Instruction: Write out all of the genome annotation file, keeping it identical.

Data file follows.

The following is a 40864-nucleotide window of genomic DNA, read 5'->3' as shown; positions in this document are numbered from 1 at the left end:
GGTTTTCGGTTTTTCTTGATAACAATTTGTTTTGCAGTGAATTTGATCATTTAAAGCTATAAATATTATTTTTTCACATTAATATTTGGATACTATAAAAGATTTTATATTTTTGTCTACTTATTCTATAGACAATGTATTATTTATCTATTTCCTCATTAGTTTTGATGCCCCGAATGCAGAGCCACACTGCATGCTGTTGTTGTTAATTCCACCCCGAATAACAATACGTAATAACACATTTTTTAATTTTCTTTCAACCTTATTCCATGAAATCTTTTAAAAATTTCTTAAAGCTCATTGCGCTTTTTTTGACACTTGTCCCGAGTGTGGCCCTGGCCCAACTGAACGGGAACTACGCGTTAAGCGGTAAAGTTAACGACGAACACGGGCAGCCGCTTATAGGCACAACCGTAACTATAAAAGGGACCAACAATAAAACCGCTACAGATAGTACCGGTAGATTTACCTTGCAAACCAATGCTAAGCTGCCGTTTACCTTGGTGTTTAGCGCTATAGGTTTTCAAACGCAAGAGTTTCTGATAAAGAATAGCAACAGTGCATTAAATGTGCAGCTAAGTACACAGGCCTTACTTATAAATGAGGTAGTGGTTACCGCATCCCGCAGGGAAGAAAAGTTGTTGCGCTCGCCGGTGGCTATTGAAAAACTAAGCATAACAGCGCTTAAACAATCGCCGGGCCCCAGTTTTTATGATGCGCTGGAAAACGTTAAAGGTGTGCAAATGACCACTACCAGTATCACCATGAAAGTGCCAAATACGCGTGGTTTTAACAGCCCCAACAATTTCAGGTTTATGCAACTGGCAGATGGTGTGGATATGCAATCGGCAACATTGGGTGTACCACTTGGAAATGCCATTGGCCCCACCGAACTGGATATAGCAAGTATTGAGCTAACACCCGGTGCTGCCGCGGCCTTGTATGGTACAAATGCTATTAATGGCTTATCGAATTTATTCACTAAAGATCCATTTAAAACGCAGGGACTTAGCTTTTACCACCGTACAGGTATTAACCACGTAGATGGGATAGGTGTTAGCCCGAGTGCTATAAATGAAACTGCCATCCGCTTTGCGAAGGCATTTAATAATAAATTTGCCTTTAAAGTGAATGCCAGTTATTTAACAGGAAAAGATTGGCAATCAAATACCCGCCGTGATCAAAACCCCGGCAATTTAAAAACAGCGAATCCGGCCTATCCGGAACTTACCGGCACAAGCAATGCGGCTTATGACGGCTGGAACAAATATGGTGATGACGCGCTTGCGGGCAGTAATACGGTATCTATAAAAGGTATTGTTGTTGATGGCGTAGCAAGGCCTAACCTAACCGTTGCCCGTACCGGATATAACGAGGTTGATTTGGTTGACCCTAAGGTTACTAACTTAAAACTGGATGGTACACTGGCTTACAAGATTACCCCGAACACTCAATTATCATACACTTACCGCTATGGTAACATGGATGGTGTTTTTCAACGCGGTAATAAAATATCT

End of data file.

The following is a 40864-nucleotide window of genomic DNA, read 5'->3' as shown; positions in this document are numbered from 1 at the left end:
GGTTTTCGGTTTTTCTTGATAACAATTTGTTTTGCAGTGAATTTGATCATTTAAAGCTATAAATATTATTTTTTCACATTAATATTTGGATACTATAAAAGATTTTATATTTTTGTCTACTTATTCTATAGACAATGTATTATTTATCTATTTCCTCATTAGTTTTGATGCCCCGAATGCAGAGCCACACTGCATGCTGTTGTTGTTAATTCCACCCCGAATAACAATACGTAATAACACATTTTTTAATTTTCTTTCAACCTTATTCCATGAAATCTTTTAAAAATTTCTTAAAGCTCATTGCGCTTTTTTTGACACTTGTCCCGAGTGTGGCCCTGGCCCAACTGAACGGGAACTACGCGTTAAGCGGTAAAGTTAACGACGAACACGGGCAGCCGCTTATAGGCACAACCGTAACTATAAAAGGGACCAACAATAAAACCGCTACAGATAGTACCGGTAGATTTACCTTGCAAACCAATGCTAAGCTGCCGTTTACCTTGGTGTTTAGCGCTATAGGTTTTCAAACGCAAGAGTTTCTGATAAAGAATAGCAACAGTGCATTAAATGTGCAGCTAAGTACACAGGCCTTACTTATAAATGAGGTAGTGGTTACCGCATCCCGCAGGGAAGAAAAGTTGTTGCGCTCGCCGGTGGCTATTGAAAAACTAAGCATAACAGCGCTTAAACAATCGCCGGGCCCCAGTTTTTATGATGCGCTGGAAAACGTTAAAGGTGTGCAAATGACCACTACCAGTATCACCATGAAAGTGCCAAATACGCGTGGTTTTAACAGCCCCAACAATTTCAGGTTTATGCAACTGGCAGATGGTGTGGATATGCAATCGGCAACATTGGGTGTACCACTTGGAAATGCCATTGGCCCCACCGAACTGGATATAGCAAGTATTGAGCTAACACCCGGTGCTGCCGCGGCCTTGTATGGTACAAATGCTATTAATGGCTTATCGAATTTATTCACTAAAGATCCATTTAAAACGCAGGGACTTAGCTTTTACCACCGTACAGGTATTAACCACGTAGATGGGATAGGTGTTAGCCCGAGTGCTATAAATGAAACTGCCATCCGCTTTGCGAAGGCATTTAATAATAAATTTGCCTTTAAAGTGAATGCCAGTTATTTAACAGGAAAAGATTGGCAATCAAATACCCGCCGTGATCAAAACCCCGGCAATTTAAAAACAGCGAATCCGGCCTATCCGGAACTTACCGGCACAAGCAATGCGGCTTATGACGGCTGGAACAAATATGGTGATGACGCGCTTGCGGGCAGTAATACGGTATCTATAAAAGGTATTGTTGTTGATGGCGTAGCAAGGCCTAACCTAACCGTTGCCCGTACCGGATATAACGAGGTTGATTTGGTTGACCCTAAGGTTACTAACTTAAAACTGGATGGTACACTGGCTTACAAGATTACCCCGAACACTCAATTATCATACACTTACCGCTATGGTAACATGGATGGTGTTTTTCAACGCGGTAATAAAATATCT